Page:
The significance of Vahni Capildeo’s book doing so amazingly well with prizes and critics is that it is deeply, resonantly complex, intellectual and innovative. It is multifaceted and challenging, insightful but never cloy. This is the modern poetry I have been moaning has not been receiving its due for years. It is a brilliant book, like her last book from Shearsman Books, and the one before that from Eggbox. Suddenly it caught alight in people. I will now shut up about prizes overlooking the actually contemporary / modern / avant-garde. For a few months. Credit to Carcanet too.
Stephen Emmerson, Family Portraits (If P Then Q)
Emmerson is criminally underrated, he should be seen as a major, pioneering figure of the British avant garde and his work from publisher If P Then Q furthers that reputation. It’s a gesture in a book, an austere refusal of the indulgent lyric.
Harry Man, Finders Keepers (Sidekick Books)
A true collaboration with the artist Sophie (which places it close to my heart from the off), this is poetry that is actually mindful of its engagement with ecological themes. As ever with Harry Man the poems are hard to pin down into one literary tradition, he is an original, never obtuse but neither overtly complex. It’s a beautiful book and a real achievement as a project.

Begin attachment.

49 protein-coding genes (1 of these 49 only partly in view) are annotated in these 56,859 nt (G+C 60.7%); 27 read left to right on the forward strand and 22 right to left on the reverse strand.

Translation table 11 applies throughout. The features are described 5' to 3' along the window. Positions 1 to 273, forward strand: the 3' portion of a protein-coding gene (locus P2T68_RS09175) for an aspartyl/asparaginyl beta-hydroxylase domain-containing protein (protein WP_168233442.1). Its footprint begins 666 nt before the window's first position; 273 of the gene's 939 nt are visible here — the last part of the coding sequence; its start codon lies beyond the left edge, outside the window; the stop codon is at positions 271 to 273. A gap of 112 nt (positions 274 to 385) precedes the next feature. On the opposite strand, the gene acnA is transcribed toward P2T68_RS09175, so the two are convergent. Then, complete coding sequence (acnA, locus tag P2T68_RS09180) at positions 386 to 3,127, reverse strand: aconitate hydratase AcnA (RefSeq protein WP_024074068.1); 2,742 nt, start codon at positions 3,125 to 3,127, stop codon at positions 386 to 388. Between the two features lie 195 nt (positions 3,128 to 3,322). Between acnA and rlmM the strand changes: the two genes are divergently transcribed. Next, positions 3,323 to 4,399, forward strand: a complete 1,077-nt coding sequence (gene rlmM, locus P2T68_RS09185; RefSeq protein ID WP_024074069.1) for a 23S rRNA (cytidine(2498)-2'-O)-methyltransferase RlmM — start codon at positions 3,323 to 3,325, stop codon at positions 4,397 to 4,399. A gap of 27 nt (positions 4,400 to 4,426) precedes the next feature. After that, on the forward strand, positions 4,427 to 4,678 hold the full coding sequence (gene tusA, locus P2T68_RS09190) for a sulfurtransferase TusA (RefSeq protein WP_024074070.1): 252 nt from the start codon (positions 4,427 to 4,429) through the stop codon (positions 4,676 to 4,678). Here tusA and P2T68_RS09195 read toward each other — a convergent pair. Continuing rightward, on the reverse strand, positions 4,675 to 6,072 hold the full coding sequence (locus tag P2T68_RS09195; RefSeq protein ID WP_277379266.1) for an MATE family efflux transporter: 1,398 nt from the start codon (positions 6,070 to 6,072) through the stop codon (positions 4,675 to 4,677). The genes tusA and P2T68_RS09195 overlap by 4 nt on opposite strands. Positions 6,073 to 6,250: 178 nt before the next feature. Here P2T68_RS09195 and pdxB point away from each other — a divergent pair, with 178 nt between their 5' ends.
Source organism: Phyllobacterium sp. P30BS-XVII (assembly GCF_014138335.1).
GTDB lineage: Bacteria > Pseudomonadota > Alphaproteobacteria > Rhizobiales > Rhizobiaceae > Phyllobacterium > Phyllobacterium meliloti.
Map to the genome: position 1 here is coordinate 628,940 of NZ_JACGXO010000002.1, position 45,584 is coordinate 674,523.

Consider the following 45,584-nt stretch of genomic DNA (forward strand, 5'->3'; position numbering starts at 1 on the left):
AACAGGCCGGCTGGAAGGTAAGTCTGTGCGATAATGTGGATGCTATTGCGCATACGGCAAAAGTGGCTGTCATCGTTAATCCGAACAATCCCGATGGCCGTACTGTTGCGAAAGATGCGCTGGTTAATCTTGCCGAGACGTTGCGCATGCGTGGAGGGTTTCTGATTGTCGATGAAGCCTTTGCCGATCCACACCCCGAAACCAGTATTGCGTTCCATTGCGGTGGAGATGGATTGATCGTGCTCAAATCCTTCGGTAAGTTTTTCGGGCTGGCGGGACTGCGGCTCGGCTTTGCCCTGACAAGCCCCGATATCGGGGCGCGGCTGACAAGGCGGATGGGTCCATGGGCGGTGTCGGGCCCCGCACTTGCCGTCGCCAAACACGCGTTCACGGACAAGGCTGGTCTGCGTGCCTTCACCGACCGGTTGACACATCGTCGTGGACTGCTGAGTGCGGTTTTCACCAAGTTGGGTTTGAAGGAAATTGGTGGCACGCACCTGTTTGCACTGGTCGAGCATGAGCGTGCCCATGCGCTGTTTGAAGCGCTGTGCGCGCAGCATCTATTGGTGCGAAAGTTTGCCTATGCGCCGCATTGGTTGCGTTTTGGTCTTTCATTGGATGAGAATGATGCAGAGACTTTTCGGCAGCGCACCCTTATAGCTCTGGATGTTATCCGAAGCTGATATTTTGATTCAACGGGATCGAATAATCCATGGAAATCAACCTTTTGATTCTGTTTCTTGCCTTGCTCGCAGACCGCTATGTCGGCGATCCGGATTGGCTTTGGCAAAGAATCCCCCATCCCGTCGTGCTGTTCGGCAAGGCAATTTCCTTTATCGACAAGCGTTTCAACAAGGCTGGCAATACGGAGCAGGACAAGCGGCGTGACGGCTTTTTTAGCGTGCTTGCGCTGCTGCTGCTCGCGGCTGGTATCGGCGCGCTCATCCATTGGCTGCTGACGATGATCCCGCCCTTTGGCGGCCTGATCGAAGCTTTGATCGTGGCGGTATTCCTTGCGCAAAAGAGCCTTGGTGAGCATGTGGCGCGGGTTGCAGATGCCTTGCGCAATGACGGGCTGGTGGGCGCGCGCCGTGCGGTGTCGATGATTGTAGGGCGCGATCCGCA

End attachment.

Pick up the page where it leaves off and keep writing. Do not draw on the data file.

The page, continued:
Diane Williams, Fine, Fine, Fine, Fine, Fine (CB Editions)
Charles Boyle Editions are a list I follow just on previous form (look to David Markson, JO Morgan, Will Eaves, Francis Ponge etc..) and I have to admit I hadn’t come across Diane Williams before I picked this up. Now I am in deep, her work is everything I look for, and this book really impacted my writing, it’s fiction but it’s poetry too, as I’d deem it – full of expert twists on banal detail, mishearing, disjunction and play. Sophisticated and really funny.
Jen Calleja, Serious Justice (Test Centre)
A great debut, another great book from Test Centre. Her poetry is a intricate, subtle, conversational fusion of Calleja’s expertise, without being reductive, which is punk music and the European high literary tradition. It’s original, vital, memorable, get it.
Tom Jenks, Sublunar (Oystercatcher Press)
Oystercatcher is one of those British presses poets know, and follow, their backlist is a resource and Sublunar from Tom Jenks is a 2016 highlight for me. Jenks is the most exciting conceptual poet I know, but his range is like his prolificism, to be admired. Still the rarified nonsense of publishing once every 7 years lingers around British poetry, just so romantic dinosaurs can insist on their genius as though their poems were faberge eggs made better by their scarcity. Jenks is doing the work to unpick this, publishing brilliantly and frequently. Get everything he’s done.